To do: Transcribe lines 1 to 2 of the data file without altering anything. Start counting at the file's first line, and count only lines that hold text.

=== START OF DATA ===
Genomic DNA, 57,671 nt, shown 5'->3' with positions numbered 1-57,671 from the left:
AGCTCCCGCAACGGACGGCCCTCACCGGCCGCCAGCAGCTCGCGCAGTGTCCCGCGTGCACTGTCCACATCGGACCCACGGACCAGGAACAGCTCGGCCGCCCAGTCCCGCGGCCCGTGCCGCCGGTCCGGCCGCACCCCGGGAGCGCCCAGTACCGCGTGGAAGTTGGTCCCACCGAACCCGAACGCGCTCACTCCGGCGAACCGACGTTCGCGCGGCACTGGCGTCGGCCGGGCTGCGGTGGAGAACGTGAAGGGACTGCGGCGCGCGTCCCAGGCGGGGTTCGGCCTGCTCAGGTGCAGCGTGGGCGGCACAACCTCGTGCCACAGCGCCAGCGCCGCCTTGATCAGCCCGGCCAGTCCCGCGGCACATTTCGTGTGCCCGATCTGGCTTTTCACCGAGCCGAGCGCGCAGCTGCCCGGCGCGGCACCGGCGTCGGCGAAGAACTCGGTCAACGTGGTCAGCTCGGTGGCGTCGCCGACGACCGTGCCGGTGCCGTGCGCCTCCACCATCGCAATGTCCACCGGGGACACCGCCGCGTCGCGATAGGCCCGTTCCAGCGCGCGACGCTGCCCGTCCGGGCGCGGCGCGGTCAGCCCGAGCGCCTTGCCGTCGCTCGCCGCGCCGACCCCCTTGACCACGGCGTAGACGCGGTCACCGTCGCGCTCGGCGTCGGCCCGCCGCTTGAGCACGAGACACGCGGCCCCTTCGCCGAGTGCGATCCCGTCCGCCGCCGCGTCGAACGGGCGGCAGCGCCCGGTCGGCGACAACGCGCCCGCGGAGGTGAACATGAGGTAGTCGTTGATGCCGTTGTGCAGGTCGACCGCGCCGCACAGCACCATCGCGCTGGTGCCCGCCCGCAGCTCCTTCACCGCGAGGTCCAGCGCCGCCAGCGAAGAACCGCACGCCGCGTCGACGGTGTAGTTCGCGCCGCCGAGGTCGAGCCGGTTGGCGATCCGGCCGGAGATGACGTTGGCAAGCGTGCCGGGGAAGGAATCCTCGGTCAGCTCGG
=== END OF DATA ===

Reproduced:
Genomic DNA, 57,671 nt, shown 5'->3' with positions numbered 1-57,671 from the left:
AGCTCCCGCAACGGACGGCCCTCACCGGCCGCCAGCAGCTCGCGCAGTGTCCCGCGTGCACTGTCCACATCGGACCCACGGACCAGGAACAGCTCGGCCGCCCAGTCCCGCGGCCCGTGCCGCCGGTCCGGCCGCACCCCGGGAGCGCCCAGTACCGCGTGGAAGTTGGTCCCACCGAACCCGAACGCGCTCACTCCGGCGAACCGACGTTCGCGCGGCACTGGCGTCGGCCGGGCTGCGGTGGAGAACGTGAAGGGACTGCGGCGCGCGTCCCAGGCGGGGTTCGGCCTGCTCAGGTGCAGCGTGGGCGGCACAACCTCGTGCCACAGCGCCAGCGCCGCCTTGATCAGCCCGGCCAGTCCCGCGGCACATTTCGTGTGCCCGATCTGGCTTTTCACCGAGCCGAGCGCGCAGCTGCCCGGCGCGGCACCGGCGTCGGCGAAGAACTCGGTCAACGTGGTCAGCTCGGTGGCGTCGCCGACGACCGTGCCGGTGCCGTGCGCCTCCACCATCGCAATGTCCACCGGGGACACCGCCGCGTCGCGATAGGCCCGTTCCAGCGCGCGACGCTGCCCGTCCGGGCGCGGCGCGGTCAGCCCGAGCGCCTTGCCGTCGCTCGCCGCGCCGACCCCCTTGACCACGGCGTAGACGCGGTCACCGTCGCGCTCGGCGTCGGCCCGCCGCTTGAGCACGAGACACGCGGCCCCTTCGCCGAGTGCGATCCCGTCCGCCGCCGCGTCGAACGGGCGGCAGCGCCCGGTCGGCGACAACGCGCCCGCGGAGGTGAACATGAGGTAGTCGTTGATGCCGTTGTGCAGGTCGACCGCGCCGCACAGCACCATCGCGCTGGTGCCCGCCCGCAGCTCCTTCACCGCGAGGTCCAGCGCCGCCAGCGAAGAACCGCACGCCGCGTCGACGGTGTAGTTCGCGCCGCCGAGGTCGAGCCGGTTGGCGATCCGGCCGGAGATGACGTTGGCAAGCGTGCCGGGGAAGGAATCCTCGGTCAGCTCGG